Wednesday, March 20, 2013

Did Winter not get the memo?

First day of spring 2013: the sun says new season, despite lingering winter cold for some”  -- The Washington Post
Early this morning, we arrived at the Vernal Equinox.  Today the Earth’s axis tilts neither toward nor away from the Sun, which rises due east and sets due west, and night and day are very close to equal in length at all latitudes.  It's the official start of Spring in the Northern Hemisphere ... astronomical spring that is.  Spring the season may have arrived in some places, but not here.  Apparently no one told Winter it was time to leave.
The Earth at equinox (NOAA).  For a helpful and interesting explanation, see EarthSky.
Yesterday the heater came on early in the morning -- that should have been a warning.  The air was quite brisk, and a light dusting of snow still covered the streets even though the sun was shining.  But despite these hints, the river caught me by surprise.

It’s amazing how fast our river can change, especially in winter ... one day snow-covered, the next day slick ice, and then decorated all over with hoarfrost the following morning.  Every March there's a day when I realize the river has become a river again, flowing swiftly with chunks of old ice, clearing away tumbleweeds and miscellaneous debris accumulated over the winter.  That’s the way it was a few days ago, so I didn’t expect to find this:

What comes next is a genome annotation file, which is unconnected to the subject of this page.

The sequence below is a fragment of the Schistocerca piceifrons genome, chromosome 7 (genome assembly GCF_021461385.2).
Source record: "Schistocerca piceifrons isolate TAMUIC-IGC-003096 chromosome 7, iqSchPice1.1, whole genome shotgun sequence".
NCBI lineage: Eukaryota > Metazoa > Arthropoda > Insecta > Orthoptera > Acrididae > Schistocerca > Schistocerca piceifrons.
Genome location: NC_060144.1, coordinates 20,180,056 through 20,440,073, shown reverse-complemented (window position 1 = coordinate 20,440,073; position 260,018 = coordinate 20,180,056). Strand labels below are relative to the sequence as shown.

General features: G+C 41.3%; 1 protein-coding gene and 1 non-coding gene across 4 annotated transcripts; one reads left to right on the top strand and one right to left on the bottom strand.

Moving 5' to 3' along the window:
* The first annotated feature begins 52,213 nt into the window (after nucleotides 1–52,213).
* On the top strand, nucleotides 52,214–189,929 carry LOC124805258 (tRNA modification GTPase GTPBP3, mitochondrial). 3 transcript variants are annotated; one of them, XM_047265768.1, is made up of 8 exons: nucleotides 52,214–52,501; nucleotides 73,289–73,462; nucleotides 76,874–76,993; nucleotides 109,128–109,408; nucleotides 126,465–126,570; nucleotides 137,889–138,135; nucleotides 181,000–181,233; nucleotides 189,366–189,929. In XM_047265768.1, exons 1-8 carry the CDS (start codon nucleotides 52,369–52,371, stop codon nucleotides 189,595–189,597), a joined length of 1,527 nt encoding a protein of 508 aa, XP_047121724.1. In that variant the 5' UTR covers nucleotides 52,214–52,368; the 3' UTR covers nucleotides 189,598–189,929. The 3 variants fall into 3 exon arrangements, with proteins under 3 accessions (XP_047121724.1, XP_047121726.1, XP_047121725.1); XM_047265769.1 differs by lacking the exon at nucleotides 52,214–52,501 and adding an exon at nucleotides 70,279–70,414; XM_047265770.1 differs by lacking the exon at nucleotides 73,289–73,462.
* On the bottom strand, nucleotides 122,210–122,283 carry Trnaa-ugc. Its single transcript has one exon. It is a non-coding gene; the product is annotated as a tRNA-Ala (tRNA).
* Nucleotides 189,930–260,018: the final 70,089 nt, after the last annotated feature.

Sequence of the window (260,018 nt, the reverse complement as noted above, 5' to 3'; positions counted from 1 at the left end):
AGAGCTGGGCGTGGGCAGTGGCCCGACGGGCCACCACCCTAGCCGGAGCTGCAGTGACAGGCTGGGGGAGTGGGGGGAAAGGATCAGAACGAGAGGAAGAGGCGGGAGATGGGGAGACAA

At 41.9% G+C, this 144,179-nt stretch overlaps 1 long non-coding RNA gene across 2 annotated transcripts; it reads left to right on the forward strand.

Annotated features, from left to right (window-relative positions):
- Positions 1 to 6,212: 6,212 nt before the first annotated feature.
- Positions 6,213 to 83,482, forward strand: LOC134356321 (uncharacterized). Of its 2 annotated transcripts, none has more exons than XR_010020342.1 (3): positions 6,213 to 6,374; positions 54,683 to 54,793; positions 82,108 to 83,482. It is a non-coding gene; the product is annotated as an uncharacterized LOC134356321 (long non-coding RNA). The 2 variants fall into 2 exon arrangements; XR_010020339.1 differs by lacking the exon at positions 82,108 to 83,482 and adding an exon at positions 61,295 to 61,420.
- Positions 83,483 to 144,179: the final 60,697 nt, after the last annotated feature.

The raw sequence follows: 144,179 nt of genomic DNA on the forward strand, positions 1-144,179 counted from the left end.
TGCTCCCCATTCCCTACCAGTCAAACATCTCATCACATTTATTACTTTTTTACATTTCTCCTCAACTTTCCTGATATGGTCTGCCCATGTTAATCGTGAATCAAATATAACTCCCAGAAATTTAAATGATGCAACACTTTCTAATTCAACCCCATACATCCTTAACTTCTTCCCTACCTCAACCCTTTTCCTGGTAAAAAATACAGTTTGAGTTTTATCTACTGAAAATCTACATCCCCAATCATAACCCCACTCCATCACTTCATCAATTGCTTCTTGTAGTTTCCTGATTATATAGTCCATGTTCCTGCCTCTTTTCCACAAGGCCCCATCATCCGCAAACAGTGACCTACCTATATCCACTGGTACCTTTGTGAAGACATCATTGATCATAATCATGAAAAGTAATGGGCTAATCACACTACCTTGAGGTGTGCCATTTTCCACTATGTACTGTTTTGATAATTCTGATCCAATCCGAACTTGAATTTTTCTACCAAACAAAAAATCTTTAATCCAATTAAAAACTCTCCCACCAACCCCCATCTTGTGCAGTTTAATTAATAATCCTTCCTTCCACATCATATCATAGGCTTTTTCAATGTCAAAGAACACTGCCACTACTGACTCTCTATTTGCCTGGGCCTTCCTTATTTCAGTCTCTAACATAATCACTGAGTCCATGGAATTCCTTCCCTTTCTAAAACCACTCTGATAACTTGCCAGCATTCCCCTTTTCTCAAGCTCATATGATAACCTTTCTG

It may be the day before Spring, but the Laramie River is freezing up again.  Some stretches are completely frozen over, others have narrow channels of open water meandering through fresh snow-covered ice.
My neighbor and his dog were out walking, and we stopped to chat, play and marvel at this surprising turn of events and the beauty of the river.  He said that his thermometer at home read 8º F (-13º C).
The Laramie River in winter almost always has something of interest for the visitor.
Above and below:  frozen surface viewed from the foot bridge.
I was intently focused on these little icicles on the underside of an old ice sheet when I heard a crash.  It hadn’t occurred to Sparky that this wonderful new ice might be too thin to explore, and there he was in a foot of icy slush, unable to climb out over the slippery old ice along the bank.  I would have taken a photo but he looked scared and very pathetic.  I anchored myself in a clump of willows, grabbed his nape, and between the two of us we got him out of the water.  In seconds he was back to being his usual happy self, all trauma forgotten.  Such is the wisdom of a dog.
Sparky rids his coat of ice.
This morning the river is back to being a river, and it’s tempting to think Spring will be here soon ... except that they’re predicting lows in the single digits again this weekend.  The Earth may have orbited to Spring, but Winter isn't ready to leave just yet.

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